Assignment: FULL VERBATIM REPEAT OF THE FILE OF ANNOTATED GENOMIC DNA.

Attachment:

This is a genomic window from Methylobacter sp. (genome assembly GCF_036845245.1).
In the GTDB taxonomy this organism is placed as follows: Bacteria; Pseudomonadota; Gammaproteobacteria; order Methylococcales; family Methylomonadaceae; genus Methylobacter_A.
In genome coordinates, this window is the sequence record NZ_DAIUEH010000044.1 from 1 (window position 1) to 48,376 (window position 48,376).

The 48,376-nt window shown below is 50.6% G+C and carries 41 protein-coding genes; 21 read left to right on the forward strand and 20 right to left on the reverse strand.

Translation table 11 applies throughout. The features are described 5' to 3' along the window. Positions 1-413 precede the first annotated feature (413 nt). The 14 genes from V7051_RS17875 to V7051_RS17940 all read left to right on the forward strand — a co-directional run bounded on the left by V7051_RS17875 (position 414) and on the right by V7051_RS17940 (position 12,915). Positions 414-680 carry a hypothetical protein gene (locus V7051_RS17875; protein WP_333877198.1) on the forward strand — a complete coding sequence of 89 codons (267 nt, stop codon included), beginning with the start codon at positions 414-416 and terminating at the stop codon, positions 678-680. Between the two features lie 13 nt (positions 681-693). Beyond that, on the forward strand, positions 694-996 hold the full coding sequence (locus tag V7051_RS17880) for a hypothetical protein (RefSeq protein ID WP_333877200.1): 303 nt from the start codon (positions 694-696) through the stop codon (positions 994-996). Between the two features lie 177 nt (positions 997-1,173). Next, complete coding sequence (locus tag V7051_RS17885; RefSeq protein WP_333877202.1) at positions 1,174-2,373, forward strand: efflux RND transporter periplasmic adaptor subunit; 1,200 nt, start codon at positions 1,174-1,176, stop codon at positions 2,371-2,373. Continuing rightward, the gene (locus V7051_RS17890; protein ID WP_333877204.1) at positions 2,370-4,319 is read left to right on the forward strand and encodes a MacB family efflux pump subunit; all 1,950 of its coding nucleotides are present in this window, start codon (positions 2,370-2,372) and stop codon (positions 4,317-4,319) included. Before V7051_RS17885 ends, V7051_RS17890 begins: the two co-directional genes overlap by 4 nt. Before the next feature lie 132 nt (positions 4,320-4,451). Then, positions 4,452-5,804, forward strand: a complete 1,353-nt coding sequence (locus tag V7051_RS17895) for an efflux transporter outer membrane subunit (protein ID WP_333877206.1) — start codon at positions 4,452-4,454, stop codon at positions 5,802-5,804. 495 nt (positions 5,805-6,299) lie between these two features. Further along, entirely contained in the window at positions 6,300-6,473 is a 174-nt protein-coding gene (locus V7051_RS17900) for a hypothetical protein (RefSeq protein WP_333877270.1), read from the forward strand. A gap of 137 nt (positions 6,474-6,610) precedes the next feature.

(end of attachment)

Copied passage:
This is a genomic window from Methylobacter sp. (genome assembly GCF_036845245.1).
In the GTDB taxonomy this organism is placed as follows: Bacteria; Pseudomonadota; Gammaproteobacteria; order Methylococcales; family Methylomonadaceae; genus Methylobacter_A.
In genome coordinates, this window is the sequence record NZ_DAIUEH010000044.1 from 1 (window position 1) to 48,376 (window position 48,376).

The 48,376-nt window shown below is 50.6% G+C and carries 41 protein-coding genes; 21 read left to right on the forward strand and 20 right to left on the reverse strand.

Translation table 11 applies throughout. The features are described 5' to 3' along the window. Positions 1-413 precede the first annotated feature (413 nt). The 14 genes from V7051_RS17875 to V7051_RS17940 all read left to right on the forward strand — a co-directional run bounded on the left by V7051_RS17875 (position 414) and on the right by V7051_RS17940 (position 12,915). Positions 414-680 carry a hypothetical protein gene (locus V7051_RS17875; protein WP_333877198.1) on the forward strand — a complete coding sequence of 89 codons (267 nt, stop codon included), beginning with the start codon at positions 414-416 and terminating at the stop codon, positions 678-680. Between the two features lie 13 nt (positions 681-693). Beyond that, on the forward strand, positions 694-996 hold the full coding sequence (locus tag V7051_RS17880) for a hypothetical protein (RefSeq protein ID WP_333877200.1): 303 nt from the start codon (positions 694-696) through the stop codon (positions 994-996). Between the two features lie 177 nt (positions 997-1,173). Next, complete coding sequence (locus tag V7051_RS17885; RefSeq protein WP_333877202.1) at positions 1,174-2,373, forward strand: efflux RND transporter periplasmic adaptor subunit; 1,200 nt, start codon at positions 1,174-1,176, stop codon at positions 2,371-2,373. Continuing rightward, the gene (locus V7051_RS17890; protein ID WP_333877204.1) at positions 2,370-4,319 is read left to right on the forward strand and encodes a MacB family efflux pump subunit; all 1,950 of its coding nucleotides are present in this window, start codon (positions 2,370-2,372) and stop codon (positions 4,317-4,319) included. Before V7051_RS17885 ends, V7051_RS17890 begins: the two co-directional genes overlap by 4 nt. Before the next feature lie 132 nt (positions 4,320-4,451). Then, positions 4,452-5,804, forward strand: a complete 1,353-nt coding sequence (locus tag V7051_RS17895) for an efflux transporter outer membrane subunit (protein ID WP_333877206.1) — start codon at positions 4,452-4,454, stop codon at positions 5,802-5,804. 495 nt (positions 5,805-6,299) lie between these two features. Further along, entirely contained in the window at positions 6,300-6,473 is a 174-nt protein-coding gene (locus V7051_RS17900) for a hypothetical protein (RefSeq protein WP_333877270.1), read from the forward strand. A gap of 137 nt (positions 6,474-6,610) precedes the next feature.